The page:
About the Salad Lovers Garden
Scroll down for a free garden design and planting guide, plus 10 tips for successful growing. A series of small beds provide easy successive planting that will keep a steady supply of greens from seed to salad bowl.
A Salad Lover’s Garden can be as small as a perfect one-square-foot plot, or a matrix of geometric designs. For new gardeners, lettuce and salad greens are the easiest and quickest garden crops to grow and are ideal to plant in a kitchen garden. Consider a full range of European and American heirloom greens blended with gorgeous lettuces that weave together into a colorful tapestry almost too beautiful to harvest.
A garden of salad greens, either wild or cultivated, is rich in vitamins and minerals, and can contain as many as 50 different plants with flavors from buttery-soft head lettuce to piquant arugula and peppery cress. You can also grow salad onions, radishes, carrots, salad cucumbers, and a range of edible flowers to enhance the salad bowl, but in this design, salad greens steal the show with their unique blend of wild colors, textures, and shapes.
Since greens enjoy the cooler weather of early spring and late fall, start the season as early as you can work the soil. Plan to grow tender cutting lettuce and arugula, and then branch out to include a variety of peppery mustards, spiky cress, and ornamental kale. Lesser known yet equally piquant is cress (unrelated to watercress), which packs a spicy wallop in its raw form, with tender ferny leaves that are finely chopped and blended to season classic French vinaigrette.
Design below is a excerpted from my book, The Complete Kitchen Garden. For a Free PDF planting guide to go with this design, follow this link: Salad Lovers Design w.Planting Guide. My favorite resource for the freshest seed and a unique range of colors and flavors is Wild Garden Seed.
Here are Ten Tips for Growing a Salad Lovers Garden
- Consider the benefits of raised beds to keep the beds tidy and neat. They can be as low as 6 inches or as tall as 3 feet, depending on your preference.
- If you have a nearby hose, install a convenient drip irrigation to provide a constant, steady flow of water during the season, which salad greens prefer. Lettuce and salad greens are 80 percent water, so be sure to keep the plants moist, as needed.
- Greens love cool weather, so take advantage of the spring and fall seasons to plant a crop of greens. Prepare your garden with soil that is rich in nitrogen, which feeds and supports leafy green plants. Add compost or aged bagged manure as a good source of vitamin-rich nitrogen, and till into your soil with a garden fork before sowing seeds.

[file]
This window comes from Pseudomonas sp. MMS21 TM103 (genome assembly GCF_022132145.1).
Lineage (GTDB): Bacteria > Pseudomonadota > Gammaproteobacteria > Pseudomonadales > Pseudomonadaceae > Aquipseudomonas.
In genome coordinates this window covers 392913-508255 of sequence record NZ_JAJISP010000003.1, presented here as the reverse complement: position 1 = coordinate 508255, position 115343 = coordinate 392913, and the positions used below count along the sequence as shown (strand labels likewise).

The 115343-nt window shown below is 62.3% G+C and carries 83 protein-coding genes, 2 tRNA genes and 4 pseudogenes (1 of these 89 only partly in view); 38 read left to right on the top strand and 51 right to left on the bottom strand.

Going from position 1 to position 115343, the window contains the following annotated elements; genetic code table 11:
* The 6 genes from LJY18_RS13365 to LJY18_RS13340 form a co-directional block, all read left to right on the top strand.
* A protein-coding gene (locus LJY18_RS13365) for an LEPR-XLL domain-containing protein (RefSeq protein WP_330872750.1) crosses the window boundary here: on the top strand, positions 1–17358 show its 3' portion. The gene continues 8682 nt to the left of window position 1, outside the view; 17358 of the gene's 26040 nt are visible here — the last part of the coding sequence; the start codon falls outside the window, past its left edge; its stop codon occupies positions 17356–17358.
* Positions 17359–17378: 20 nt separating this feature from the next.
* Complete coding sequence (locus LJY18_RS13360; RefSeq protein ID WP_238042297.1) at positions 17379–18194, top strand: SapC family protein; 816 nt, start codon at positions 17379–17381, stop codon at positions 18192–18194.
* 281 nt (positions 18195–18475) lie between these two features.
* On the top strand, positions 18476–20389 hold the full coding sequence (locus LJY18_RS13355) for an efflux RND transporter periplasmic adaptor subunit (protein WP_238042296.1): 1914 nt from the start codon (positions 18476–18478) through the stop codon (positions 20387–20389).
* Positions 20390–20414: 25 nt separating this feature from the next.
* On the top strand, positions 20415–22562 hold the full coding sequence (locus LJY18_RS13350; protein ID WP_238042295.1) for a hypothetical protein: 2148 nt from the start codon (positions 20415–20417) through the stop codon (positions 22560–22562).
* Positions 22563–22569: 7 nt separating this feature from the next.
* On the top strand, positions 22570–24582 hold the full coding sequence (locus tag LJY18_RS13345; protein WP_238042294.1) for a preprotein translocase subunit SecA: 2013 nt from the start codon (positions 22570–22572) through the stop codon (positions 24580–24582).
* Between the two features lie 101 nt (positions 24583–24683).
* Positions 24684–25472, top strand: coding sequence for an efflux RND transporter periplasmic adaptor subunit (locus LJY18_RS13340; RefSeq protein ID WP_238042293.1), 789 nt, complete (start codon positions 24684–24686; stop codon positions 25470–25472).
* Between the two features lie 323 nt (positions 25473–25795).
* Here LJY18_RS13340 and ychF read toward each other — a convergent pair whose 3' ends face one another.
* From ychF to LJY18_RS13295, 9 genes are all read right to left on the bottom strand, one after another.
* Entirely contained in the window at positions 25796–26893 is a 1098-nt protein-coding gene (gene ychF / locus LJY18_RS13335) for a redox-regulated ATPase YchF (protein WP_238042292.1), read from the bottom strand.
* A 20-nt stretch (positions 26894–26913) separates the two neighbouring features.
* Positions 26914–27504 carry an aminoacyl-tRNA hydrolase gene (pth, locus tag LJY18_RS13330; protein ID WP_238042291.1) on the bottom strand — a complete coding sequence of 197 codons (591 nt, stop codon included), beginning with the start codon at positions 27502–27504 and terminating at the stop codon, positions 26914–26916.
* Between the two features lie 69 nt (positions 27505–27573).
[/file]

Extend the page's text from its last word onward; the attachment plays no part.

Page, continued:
- Most lettuce and salad greens will grow easily from seed, so plan to direct sow your seeds. Sow the seed 1/2 inch in the ground, tamp the soil, and mark the spot with a stick or plant tag. Plant successively every two weeks throughout the growing season.
- Many greens are “cut-and-come-again,” giving you several harvests from one sowing. Clip the leaves just above the roots. Water well, and new greens will sprout for another salad in a few weeks.
- Combine various shapes and colors to add visual delight to a tasty salad. Plan to include spikes of color, and variegated leaves to break up the mostly green hue of the lettuce.
- Some greens grow fast; others, such as mache, are slower to germinate, so be patient. The unique rounded, cup-shaped leaves of this mild-tasting green offer a striking contrast to a bowl of greens and are well worth the wait.
- Flea beetles are one of the few pests that affect salad greens (other than rabbits) and they can leave your greens with small holes. To prevent flea beetle damage, cover your greens immediately with a floating row cover or Reemay fabric after planting.
- At the end of the season, plant a cover crop of buckwheat or annual rye grass to keep building the nitrogen in your soil, essential for healthy greens.
- Harvest salad greens with scissors, just above the root line. For clean greens, harvest before a rainstorm to prevent splatter from soil. Salad spinners makes washing and drying greens easy, and then wrap the washed greens in a paper towel prior to serving to absorb excess moisture.